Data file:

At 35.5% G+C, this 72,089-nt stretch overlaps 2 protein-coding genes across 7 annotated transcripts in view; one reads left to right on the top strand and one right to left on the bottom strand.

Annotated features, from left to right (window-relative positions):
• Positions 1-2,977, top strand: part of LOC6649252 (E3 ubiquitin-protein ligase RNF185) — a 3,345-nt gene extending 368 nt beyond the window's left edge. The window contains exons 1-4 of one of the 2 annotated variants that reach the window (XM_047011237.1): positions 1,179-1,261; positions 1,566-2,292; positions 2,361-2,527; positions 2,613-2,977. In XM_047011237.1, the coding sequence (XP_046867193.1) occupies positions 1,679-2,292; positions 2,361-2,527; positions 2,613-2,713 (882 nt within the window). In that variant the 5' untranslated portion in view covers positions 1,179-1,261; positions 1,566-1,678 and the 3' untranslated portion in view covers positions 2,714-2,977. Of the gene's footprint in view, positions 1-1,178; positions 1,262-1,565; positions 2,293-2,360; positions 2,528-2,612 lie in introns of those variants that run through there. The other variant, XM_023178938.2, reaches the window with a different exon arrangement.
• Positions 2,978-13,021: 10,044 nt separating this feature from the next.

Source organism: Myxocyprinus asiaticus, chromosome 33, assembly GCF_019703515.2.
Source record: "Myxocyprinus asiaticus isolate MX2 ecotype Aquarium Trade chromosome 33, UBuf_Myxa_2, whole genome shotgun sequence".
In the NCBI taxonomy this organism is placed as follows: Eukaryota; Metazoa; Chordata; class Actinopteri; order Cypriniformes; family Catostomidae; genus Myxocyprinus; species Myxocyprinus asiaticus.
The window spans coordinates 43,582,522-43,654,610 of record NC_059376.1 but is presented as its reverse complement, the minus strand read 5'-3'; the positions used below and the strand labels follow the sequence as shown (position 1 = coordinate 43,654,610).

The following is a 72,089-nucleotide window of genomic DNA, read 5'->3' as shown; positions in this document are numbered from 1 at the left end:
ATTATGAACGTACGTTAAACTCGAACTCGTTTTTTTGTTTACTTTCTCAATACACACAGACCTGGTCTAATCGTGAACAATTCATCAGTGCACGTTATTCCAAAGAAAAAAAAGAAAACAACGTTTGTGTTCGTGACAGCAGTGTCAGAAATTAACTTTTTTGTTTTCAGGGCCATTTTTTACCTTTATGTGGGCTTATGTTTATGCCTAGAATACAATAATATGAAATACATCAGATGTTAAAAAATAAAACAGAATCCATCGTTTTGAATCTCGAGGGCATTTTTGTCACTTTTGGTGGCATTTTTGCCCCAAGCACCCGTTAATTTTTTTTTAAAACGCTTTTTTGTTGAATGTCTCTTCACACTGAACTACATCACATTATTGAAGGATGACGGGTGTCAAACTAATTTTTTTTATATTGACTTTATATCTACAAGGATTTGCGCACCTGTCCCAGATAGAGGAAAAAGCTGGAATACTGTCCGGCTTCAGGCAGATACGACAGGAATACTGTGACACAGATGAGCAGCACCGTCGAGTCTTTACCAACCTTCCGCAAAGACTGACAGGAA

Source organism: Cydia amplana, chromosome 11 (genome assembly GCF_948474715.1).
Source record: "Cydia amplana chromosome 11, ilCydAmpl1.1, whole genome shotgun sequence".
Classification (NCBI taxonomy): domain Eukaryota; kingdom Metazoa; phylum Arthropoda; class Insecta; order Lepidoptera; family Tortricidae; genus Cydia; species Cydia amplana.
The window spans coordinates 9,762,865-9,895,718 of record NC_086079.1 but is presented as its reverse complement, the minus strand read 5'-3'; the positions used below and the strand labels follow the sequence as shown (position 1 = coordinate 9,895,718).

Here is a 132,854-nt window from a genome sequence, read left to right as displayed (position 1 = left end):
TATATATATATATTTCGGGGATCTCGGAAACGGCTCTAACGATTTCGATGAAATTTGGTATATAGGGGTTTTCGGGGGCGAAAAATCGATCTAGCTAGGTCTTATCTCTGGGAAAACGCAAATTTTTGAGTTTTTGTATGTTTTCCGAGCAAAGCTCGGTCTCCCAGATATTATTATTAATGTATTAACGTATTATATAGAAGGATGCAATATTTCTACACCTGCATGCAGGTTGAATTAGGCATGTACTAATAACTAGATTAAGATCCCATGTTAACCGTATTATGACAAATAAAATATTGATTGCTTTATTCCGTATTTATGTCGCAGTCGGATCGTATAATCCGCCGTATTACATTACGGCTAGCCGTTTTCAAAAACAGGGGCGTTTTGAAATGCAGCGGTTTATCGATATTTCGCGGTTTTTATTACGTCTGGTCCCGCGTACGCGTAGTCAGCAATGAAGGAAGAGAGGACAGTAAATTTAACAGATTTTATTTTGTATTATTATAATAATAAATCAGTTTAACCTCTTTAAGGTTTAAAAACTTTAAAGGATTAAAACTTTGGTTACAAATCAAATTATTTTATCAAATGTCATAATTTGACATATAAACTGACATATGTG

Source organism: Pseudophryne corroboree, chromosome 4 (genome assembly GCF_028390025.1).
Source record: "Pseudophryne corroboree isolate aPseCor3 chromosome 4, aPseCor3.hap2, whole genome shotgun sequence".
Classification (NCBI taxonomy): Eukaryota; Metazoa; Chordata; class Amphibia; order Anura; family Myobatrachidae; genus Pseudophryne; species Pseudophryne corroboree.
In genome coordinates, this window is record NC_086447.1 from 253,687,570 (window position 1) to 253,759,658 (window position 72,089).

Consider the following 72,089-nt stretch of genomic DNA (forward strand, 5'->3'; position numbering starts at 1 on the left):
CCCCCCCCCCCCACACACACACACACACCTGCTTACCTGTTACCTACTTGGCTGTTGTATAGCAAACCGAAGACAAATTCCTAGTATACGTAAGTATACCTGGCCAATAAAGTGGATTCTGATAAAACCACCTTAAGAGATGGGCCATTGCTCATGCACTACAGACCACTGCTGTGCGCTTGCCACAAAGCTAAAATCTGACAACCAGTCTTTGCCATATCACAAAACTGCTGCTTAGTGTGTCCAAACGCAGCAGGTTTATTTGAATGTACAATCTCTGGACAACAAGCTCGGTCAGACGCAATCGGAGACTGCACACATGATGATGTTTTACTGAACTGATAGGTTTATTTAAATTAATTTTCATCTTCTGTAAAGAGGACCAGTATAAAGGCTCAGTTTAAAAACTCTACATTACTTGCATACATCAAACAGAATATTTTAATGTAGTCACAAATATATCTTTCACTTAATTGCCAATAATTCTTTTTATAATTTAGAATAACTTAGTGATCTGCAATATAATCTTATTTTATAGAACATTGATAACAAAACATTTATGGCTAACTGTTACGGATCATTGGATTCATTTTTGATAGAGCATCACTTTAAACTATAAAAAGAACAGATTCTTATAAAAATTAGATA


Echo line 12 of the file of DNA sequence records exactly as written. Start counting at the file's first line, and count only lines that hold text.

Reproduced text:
Source record: "Cydia amplana chromosome 11, ilCydAmpl1.1, whole genome shotgun sequence".